Raleigh Criminal Defense Attorney Shares Insights on an Inmate Seeking New Appeal
Do you remember the book Fatal
Well, it was true crime novel by Joe McGinnis detailing the case of
Captain Jeffrey R. MacDonald, a former Army surgeon, who was found guilty of
killing his wife and two children and is now serving three life sentences in
MacDonald has always insisted that he is innocent. After years of failed
appeals, MacDonald now claims he has new evidence that proves he is not the
of the ‘fatal vision’ case
At 73 years old, MacDonald claims that on the night of Feb. 17, 1970, a
group of drugged hippies entered his home and murdered Colette McDonald, his
26-year old wife, and their two daughters, Kimberley, 5, and Kristen, 2.
The wounds that he presented to the police were caused by his failed
attempt to fend the attackers off and protect his family.
In light of new evidence, namely, three hairs obtained from the crime
scene that didn’t match the family’s DNA, and a statement from U.S. marshal
Jimmy Britt accusing the prosecution of intimidating Helena Stoeckley, a key
witness, MacDonald believes that he has enough evidence to have his case
appealed. Unfortunately, both Britt and Stoeckley have long since died.
Defense attorneys for MacDonald believe the new evidence sufficiently shifts
the blame for the murder to an unidentified third party and warrants a new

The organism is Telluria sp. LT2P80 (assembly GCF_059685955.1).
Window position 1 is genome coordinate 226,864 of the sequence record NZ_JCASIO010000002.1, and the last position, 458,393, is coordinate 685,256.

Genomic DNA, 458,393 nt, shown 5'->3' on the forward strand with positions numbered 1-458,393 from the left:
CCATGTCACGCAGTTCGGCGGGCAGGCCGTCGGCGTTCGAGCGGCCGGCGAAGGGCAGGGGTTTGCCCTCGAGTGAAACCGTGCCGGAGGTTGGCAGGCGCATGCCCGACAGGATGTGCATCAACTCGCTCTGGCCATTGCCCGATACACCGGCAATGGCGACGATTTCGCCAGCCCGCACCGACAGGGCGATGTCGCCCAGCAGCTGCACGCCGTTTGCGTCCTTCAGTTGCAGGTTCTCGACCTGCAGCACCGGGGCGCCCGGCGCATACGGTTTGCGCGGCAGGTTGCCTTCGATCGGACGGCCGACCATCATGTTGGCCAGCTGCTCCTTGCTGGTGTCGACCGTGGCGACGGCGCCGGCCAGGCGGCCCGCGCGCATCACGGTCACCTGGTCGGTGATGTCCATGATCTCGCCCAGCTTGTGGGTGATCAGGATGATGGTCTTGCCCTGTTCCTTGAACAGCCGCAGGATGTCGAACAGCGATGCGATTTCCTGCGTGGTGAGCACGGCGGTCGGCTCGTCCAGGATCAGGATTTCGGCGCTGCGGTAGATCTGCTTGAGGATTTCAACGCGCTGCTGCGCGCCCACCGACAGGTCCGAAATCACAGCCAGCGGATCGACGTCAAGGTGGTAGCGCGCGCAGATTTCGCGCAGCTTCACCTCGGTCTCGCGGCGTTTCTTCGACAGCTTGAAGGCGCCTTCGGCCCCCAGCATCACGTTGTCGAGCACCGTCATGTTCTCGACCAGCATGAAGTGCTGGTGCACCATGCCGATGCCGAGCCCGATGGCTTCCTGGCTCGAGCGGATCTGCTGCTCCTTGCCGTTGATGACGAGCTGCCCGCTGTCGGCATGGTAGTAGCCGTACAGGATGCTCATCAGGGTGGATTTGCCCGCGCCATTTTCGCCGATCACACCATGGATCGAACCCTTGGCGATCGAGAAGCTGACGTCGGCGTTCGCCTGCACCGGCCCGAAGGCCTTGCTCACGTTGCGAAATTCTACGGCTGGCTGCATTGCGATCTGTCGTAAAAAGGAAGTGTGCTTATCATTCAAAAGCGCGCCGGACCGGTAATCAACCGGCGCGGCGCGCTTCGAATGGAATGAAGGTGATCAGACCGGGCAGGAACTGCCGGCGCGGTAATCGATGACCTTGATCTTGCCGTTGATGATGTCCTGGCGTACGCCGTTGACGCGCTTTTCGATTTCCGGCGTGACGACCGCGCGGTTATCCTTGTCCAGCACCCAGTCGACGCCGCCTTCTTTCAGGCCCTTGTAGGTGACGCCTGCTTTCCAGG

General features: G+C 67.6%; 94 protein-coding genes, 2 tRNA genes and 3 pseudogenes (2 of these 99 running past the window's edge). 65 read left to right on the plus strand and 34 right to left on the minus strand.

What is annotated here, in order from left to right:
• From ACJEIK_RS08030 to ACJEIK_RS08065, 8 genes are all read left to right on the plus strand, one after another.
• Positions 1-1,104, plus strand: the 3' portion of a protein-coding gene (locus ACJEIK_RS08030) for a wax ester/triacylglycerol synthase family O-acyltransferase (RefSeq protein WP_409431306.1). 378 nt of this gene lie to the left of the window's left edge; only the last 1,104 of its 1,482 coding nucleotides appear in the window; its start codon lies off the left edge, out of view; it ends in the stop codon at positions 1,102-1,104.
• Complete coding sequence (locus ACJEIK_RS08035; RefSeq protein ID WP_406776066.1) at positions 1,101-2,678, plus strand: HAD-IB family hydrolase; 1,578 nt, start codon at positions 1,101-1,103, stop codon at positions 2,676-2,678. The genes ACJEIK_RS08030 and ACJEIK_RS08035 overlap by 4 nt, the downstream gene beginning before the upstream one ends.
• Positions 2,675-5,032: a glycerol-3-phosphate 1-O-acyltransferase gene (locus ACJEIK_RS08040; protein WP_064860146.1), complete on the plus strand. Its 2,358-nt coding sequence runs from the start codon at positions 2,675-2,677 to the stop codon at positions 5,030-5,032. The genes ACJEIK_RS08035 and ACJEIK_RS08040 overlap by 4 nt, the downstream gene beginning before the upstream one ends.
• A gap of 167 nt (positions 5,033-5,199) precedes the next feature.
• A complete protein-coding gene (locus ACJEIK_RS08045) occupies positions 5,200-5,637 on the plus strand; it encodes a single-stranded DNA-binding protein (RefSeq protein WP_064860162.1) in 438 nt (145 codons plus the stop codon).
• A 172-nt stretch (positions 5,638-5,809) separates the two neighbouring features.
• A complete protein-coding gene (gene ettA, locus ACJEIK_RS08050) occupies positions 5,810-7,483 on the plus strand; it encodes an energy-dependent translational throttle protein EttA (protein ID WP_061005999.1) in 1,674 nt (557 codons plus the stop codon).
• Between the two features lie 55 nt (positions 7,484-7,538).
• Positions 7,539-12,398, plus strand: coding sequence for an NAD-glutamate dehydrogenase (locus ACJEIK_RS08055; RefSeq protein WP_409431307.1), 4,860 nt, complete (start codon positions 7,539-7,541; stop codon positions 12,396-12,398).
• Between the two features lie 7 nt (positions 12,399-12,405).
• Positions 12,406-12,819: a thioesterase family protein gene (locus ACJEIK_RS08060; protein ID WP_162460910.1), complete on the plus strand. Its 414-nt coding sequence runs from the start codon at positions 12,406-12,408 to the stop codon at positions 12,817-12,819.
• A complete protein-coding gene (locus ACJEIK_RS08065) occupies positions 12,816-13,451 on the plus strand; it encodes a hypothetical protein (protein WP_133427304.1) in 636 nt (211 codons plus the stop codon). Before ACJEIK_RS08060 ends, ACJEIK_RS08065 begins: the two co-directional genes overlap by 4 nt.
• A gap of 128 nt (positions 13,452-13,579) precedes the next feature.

the chances of getting a new trial?
Is it possible for the court to accept a defendant’s appeal based on new
evidence presented by his or her criminal defense lawyer?
In a limited number of circumstances, it is, but each state has its own
rules. However, a defendant has very limited ability to present new evidence
before the court.
In North Carolina, among other circumstance, instances when the court
can consider new evidence include the following:
was not available at trial through the trial lawyer’s due diligence
Evidence could have affected the verdict if it
was presented during the trial
New relevant evidence becomes available after
the initial trial
the case of Brad Cooper, who we represented at his initial murder trial in
2008, the Appeals court granted a new trial in 2013 after reviewing the case noting
that defense expert testimony was not allowed to be presented at trial. Cooper
has since accepted a plea bargain agreement, but will not be serving out the
initial life sentence for first degree murder.
Criminal cases can often be very complex. Prosecutors seek to piece bits
of evidence together to present a realistic case to a jury. Often that evidence
is circumstantial, other times experts may disagree as to its relevance.
Criminal defense attorneys who understand the law must examine the evidence and
determine if it is reliable.
Our justice system only works when all of the evidence has been gathered
and presented at trial. Only then do we have a system that is fair and unbiased
against the accused.
For sure, everyone deserves a tenacious, vigorous defense when they are
charged with any type of criminal offense. Anyone charged with a crime should consult
a knowledgeable criminal defense
lawyer with Kurtz
'Fatal Vision' doctor claims innocence in family's slaying, FoxNews.com